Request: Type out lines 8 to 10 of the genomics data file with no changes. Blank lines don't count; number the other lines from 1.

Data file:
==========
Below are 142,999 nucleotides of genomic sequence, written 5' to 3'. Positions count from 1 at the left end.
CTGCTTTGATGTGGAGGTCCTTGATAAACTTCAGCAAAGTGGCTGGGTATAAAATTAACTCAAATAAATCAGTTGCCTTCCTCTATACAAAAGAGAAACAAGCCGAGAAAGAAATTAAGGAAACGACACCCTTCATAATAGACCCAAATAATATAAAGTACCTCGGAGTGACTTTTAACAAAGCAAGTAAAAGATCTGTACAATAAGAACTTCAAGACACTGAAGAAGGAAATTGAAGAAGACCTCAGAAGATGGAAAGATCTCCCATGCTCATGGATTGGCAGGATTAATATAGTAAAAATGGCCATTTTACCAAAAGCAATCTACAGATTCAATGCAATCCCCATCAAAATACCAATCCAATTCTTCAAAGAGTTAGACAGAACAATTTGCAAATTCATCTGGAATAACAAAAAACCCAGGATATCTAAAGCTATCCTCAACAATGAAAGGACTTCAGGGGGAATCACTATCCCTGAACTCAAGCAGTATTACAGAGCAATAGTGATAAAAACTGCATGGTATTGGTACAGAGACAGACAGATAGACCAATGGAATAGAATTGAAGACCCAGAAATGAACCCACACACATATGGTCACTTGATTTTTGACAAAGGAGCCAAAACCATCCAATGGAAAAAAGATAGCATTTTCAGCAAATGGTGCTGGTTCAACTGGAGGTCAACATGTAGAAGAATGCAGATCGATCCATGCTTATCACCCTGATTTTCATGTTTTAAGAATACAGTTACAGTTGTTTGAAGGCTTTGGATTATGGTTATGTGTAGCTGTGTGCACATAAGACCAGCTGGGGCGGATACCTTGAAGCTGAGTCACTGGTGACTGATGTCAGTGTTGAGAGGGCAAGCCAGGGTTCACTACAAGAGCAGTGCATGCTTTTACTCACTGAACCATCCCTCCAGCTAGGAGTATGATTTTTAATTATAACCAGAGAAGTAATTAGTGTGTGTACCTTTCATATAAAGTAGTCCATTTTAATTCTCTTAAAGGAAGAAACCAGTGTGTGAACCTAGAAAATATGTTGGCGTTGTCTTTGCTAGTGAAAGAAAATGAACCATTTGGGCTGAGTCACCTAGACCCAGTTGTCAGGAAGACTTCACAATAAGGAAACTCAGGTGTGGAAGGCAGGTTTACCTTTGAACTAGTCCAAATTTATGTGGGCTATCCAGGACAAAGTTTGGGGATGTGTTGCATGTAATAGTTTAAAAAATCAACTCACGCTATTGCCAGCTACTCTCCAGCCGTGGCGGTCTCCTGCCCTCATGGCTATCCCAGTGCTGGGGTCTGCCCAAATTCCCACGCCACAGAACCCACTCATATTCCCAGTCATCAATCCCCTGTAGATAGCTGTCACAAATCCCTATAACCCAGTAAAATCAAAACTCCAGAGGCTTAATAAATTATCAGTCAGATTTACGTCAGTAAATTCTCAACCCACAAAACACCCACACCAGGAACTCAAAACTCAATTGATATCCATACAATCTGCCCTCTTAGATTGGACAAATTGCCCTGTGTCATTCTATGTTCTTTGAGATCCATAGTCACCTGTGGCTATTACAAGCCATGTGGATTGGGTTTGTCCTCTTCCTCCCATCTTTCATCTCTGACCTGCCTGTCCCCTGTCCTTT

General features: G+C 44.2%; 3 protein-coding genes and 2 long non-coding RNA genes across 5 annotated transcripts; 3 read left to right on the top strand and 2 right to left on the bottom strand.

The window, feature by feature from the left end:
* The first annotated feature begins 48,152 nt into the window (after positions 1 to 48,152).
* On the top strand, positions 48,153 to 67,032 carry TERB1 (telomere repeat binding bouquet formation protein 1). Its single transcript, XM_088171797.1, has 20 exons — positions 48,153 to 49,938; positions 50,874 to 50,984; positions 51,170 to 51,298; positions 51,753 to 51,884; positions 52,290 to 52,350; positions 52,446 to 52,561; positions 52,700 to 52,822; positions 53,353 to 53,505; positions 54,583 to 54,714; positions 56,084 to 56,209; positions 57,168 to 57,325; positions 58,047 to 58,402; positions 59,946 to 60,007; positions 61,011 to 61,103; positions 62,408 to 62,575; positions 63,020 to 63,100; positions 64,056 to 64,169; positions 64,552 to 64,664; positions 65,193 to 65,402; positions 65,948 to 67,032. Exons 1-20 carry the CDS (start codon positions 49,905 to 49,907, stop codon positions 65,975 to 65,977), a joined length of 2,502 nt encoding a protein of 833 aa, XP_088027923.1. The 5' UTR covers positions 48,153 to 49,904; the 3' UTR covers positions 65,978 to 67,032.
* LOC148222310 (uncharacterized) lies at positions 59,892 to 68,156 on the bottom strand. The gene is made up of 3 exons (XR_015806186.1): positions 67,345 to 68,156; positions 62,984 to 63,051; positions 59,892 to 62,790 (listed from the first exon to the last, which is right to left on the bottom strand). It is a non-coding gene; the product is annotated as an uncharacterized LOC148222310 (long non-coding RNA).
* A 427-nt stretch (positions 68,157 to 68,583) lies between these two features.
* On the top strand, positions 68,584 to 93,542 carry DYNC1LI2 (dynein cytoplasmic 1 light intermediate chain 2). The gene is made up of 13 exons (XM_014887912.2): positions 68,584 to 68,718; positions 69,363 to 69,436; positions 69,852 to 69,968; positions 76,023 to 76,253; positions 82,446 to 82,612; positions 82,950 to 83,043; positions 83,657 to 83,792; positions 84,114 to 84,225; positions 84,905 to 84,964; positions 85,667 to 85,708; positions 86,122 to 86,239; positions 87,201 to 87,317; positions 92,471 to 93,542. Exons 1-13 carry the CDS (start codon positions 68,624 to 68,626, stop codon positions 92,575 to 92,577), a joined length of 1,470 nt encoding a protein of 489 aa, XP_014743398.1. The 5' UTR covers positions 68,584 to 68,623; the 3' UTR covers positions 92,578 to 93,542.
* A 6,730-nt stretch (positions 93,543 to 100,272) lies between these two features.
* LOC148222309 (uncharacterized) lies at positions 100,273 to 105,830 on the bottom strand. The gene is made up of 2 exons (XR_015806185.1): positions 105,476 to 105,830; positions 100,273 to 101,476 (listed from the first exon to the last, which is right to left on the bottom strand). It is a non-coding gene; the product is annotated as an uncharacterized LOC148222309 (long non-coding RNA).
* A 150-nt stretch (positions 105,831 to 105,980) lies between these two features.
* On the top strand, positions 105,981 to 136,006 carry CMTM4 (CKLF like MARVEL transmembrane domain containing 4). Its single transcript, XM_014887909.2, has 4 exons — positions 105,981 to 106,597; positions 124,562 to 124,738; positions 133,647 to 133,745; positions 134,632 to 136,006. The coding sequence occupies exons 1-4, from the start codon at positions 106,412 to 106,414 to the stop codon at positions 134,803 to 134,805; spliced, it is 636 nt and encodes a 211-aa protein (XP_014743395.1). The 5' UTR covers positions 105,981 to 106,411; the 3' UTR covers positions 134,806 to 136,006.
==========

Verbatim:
* A 427-nt stretch (positions 68,157 to 68,583) lies between these two features.
* On the top strand, positions 68,584 to 93,542 carry DYNC1LI2 (dynein cytoplasmic 1 light intermediate chain 2). The gene is made up of 13 exons (XM_014887912.2): positions 68,584 to 68,718; positions 69,363 to 69,436; positions 69,852 to 69,968; positions 76,023 to 76,253; positions 82,446 to 82,612; positions 82,950 to 83,043; positions 83,657 to 83,792; positions 84,114 to 84,225; positions 84,905 to 84,964; positions 85,667 to 85,708; positions 86,122 to 86,239; positions 87,201 to 87,317; positions 92,471 to 93,542. Exons 1-13 carry the CDS (start codon positions 68,624 to 68,626, stop codon positions 92,575 to 92,577), a joined length of 1,470 nt encoding a protein of 489 aa, XP_014743398.1. The 5' UTR covers positions 68,584 to 68,623; the 3' UTR covers positions 92,578 to 93,542.
* A 6,730-nt stretch (positions 93,543 to 100,272) lies between these two features.